P J Philipson - Linotype - Albums - Reviews - Soundblab

P J Philipson - Linotype

by Joseph Majsterski Rating:7 Release Date:2018-07-20
P J Philipson - Linotype
P J Philipson - Linotype

P J Philipson has returned four years after his debut album, Peaks, with another set of lustrous and dreamy guitar-centric ambience entitled Linotopia. This is some moody, introspective material that carves out a distinct niche in the instrumental ambient space. Many of the tracks feature a sort of reverberating, hypnotic style that lends itself well to concentration or meditation, and the album as a whole even has something of a healing vibe as it creates a feeling of wholeness despite the melancholy.

The set opens with the fragmented pieces of 'Sodium Light Years', which sound like the interference pattern generated by lights from another dimension. A mellow bass grounds the song and keeps it from drifting off into nothingness. 'Bowling into Deconstruction' is a spectral locomotive chugging across a vast, empty desert, with a frazzled guitar like static electricity.

'Model 48' gets away from the choppiness of the first two songs and is much more soothing, flowing affair, with synth pads ebbing and flowing like the tides while little electronic doodads twinkle and spin in the background. 'Renold Concertina' is simpler, sweeter song, with a guitar lead that could almost work in an old Smiths song before the synth washes give away the genre. It's as tranquil as a summer picnic.

'Rhymthmanalysis' blends the staccato and contiguous sounds of previous tracks into a swirling mist of glittering gems, but progresses into something more forceful halfway through, sounding a lot more like the soundtrack to an early 80s sci-fi film. 'Ghost Loyalty' leans in on the guitars more, but ends up as one of the blandest tracks in the set, more like going in circles rather than exploring new frontiers.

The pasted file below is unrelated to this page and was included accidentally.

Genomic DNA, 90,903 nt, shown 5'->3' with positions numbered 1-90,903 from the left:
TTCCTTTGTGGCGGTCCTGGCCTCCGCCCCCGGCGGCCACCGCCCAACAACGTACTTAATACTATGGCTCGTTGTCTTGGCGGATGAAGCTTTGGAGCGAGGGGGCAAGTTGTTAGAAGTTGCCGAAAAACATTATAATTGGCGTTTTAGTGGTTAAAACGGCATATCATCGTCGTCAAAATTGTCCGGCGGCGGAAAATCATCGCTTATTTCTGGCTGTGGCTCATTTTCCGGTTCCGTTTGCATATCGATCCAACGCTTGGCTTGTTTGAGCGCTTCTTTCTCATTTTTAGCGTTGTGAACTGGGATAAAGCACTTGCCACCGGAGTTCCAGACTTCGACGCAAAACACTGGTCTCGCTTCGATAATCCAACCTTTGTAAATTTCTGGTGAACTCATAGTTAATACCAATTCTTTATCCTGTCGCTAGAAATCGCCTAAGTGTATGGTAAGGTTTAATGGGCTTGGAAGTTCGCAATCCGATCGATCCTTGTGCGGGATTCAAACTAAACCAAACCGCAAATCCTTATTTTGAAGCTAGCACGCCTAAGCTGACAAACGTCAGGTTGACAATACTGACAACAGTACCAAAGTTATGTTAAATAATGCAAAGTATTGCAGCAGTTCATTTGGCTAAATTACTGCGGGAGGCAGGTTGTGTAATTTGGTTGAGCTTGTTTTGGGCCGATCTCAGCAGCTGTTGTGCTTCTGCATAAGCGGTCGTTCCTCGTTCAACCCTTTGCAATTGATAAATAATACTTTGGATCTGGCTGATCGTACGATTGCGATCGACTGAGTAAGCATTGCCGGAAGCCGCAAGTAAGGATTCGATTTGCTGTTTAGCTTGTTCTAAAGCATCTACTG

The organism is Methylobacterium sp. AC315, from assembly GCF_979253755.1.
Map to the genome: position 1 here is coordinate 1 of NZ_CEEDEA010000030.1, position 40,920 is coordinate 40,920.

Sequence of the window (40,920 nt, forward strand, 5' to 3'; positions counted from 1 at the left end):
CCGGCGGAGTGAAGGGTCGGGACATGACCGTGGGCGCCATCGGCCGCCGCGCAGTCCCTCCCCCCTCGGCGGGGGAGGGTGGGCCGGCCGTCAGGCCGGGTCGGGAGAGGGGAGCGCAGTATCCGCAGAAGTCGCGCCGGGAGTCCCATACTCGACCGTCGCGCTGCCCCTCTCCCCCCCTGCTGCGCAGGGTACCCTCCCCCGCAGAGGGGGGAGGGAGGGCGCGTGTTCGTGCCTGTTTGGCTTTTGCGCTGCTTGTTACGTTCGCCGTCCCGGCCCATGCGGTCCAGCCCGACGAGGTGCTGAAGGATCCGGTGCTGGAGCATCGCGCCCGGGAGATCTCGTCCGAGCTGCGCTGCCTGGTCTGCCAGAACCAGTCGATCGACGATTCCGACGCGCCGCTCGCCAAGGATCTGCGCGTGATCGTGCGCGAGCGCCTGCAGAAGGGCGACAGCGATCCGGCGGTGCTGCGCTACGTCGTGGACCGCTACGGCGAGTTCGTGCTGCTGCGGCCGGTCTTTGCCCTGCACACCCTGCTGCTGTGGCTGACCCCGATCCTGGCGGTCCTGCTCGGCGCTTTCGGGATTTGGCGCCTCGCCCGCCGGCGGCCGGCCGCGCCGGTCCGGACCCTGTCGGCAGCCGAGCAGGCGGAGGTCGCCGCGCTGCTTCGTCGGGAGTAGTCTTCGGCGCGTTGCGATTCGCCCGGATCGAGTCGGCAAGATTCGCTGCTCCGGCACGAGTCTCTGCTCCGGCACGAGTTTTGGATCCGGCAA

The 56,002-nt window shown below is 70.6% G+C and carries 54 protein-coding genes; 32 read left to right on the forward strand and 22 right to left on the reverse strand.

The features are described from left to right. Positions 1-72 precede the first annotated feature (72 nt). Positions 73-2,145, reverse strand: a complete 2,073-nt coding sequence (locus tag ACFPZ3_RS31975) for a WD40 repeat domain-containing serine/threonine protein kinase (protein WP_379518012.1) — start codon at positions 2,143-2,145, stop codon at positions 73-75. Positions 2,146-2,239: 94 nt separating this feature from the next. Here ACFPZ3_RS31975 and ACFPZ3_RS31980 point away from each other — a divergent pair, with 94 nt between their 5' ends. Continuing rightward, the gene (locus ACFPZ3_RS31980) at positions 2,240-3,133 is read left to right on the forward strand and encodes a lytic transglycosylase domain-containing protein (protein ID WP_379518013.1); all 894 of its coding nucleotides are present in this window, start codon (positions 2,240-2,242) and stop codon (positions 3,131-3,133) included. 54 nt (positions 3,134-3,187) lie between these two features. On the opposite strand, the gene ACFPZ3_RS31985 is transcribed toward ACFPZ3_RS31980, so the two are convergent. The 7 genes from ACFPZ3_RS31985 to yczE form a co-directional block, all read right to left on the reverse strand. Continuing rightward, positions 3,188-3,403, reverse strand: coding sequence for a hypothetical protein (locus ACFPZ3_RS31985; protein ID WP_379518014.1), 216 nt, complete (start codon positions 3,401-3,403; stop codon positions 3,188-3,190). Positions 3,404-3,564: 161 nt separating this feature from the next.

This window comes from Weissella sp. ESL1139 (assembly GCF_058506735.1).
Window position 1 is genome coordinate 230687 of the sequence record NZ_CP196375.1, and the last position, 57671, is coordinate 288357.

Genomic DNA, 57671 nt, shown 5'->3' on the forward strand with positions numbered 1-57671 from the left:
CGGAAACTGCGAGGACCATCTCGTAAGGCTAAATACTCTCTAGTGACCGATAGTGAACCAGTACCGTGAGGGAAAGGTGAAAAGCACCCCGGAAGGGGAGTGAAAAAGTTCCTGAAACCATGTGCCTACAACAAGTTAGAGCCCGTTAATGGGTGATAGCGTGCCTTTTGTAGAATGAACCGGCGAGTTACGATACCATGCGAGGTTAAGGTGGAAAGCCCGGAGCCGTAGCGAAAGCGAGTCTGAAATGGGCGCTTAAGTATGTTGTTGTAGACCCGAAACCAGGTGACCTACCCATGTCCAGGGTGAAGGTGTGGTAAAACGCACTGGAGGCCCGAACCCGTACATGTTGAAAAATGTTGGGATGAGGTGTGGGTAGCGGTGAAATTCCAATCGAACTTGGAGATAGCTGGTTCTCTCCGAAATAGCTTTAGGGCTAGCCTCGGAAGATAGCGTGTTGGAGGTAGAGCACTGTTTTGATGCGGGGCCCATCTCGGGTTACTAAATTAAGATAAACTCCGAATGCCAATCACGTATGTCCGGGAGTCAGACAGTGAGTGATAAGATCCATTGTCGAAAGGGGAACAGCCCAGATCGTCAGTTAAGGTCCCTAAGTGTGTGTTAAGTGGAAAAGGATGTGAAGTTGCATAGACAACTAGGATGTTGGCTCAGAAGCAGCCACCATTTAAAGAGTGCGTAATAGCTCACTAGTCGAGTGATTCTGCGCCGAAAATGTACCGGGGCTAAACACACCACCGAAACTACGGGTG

'Linotype', the closest thing to a title track, is beads of oil dripping down thin wires, a slow, expansive experience like tumbling end over end through the void as time stretches out like taffy. 'Machinery' contrasts strongly, going back to the chopped up motif, which reminds me vaguely of some of Future Sound of London's more numinous moments as it keeps striving for some ineffable final goal.

'Sunlight on Stairs' is another layered guitar piece, spinning slowly like a lily pad on a pond as it floats here and there. Like 'Ghost Loyalty', it's relatively uninspired, though not bad. Final track 'House and Universe' brings it all together will a sense of endless drifting across interstellar waves.

This isn't really the kind of music that is going to capture your attention. It's ambient in the purest sense, in that it creates a space and a mood, like a painting on the wall or a scented candle. There's no need to dig too far into the music. Just let it soak into your brain while you go about your day. It's the kind of deeply relaxing stuff that takes away all the rough edges in life. In that regard, it's blissful and absolutely worth your time.

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